Wendy Clyde agreed with me. “In general profanity doesn’t bother me at all, except for two things. The word c-nt is so completely vulgar to me that it pulls me out of the story… The same used to be true for the word c-ck, but in the past few years it has become much more prevalent, and I’ve become desensitized.”

“I hate the C word as well, but if it is used in a way that is authentic in the story, then it is not going to bother me. The only way I can think of it bothering me is if the hero uses it in a derogatory manner,” Mary Skelton noted.

This lead to an interesting perspective that I hadn’t considered before writing this article. There is a difference between profanity used as an expletive to express emotion versus that used in a derogatory way towards someone. And while the former is generally accepted, the latter is a universal turn-off.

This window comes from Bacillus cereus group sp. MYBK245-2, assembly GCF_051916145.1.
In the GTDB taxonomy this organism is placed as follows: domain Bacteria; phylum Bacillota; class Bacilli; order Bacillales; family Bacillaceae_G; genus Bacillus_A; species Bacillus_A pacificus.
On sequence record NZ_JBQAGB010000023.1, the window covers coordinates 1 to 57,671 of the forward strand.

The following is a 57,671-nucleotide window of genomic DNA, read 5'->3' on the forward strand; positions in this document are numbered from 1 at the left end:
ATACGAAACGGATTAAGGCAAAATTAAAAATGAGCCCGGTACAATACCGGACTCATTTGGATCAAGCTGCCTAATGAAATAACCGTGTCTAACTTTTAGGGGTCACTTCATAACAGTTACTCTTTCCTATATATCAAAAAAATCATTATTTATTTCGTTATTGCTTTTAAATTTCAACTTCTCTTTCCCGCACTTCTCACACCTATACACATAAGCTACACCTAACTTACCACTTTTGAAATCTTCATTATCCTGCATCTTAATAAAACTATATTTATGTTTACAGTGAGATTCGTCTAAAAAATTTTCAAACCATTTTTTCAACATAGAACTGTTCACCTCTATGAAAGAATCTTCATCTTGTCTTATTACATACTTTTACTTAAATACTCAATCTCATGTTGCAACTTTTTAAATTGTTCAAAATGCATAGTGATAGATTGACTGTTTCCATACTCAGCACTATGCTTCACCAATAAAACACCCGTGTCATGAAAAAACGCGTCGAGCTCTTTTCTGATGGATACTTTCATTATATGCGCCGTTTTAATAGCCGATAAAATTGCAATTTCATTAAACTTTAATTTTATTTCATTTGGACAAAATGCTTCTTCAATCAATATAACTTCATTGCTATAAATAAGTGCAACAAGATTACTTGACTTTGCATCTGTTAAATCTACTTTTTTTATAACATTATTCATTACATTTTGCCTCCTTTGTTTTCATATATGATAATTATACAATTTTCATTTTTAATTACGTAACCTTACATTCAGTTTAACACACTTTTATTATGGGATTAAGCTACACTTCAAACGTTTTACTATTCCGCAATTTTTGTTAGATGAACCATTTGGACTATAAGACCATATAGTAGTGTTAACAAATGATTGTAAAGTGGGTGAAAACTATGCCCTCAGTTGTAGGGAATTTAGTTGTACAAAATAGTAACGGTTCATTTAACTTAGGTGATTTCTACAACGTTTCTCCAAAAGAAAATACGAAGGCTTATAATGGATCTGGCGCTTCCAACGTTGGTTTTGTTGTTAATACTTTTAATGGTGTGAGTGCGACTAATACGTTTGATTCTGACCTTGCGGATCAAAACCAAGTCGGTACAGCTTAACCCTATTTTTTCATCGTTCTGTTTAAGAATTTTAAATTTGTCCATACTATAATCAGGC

Rike Horstmann said, “What bothers me a lot is when it’s used to dominate or put down someone. The hero calling the heroine c— is an example for that.”

Anne Marble agreed. “And what about when the hero swears at the heroine? There, not so much. Manly men swearing at each other or swearing at any enemy is one thing, but calling the heroine names is another, even if he thinks she is evil incarnate. I remember reading a romantic suspense novel years ago where everyone thought the heroine was the hero’s evil estranged wife. So of course there was name-calling, and swearing in the first love scene (if you can call it that). He kept calling what they were doing f-cking. And you know something? In that case, he was right. But of course it was OK because she was the evil wife – until of course she turned out to be good. *groan*.”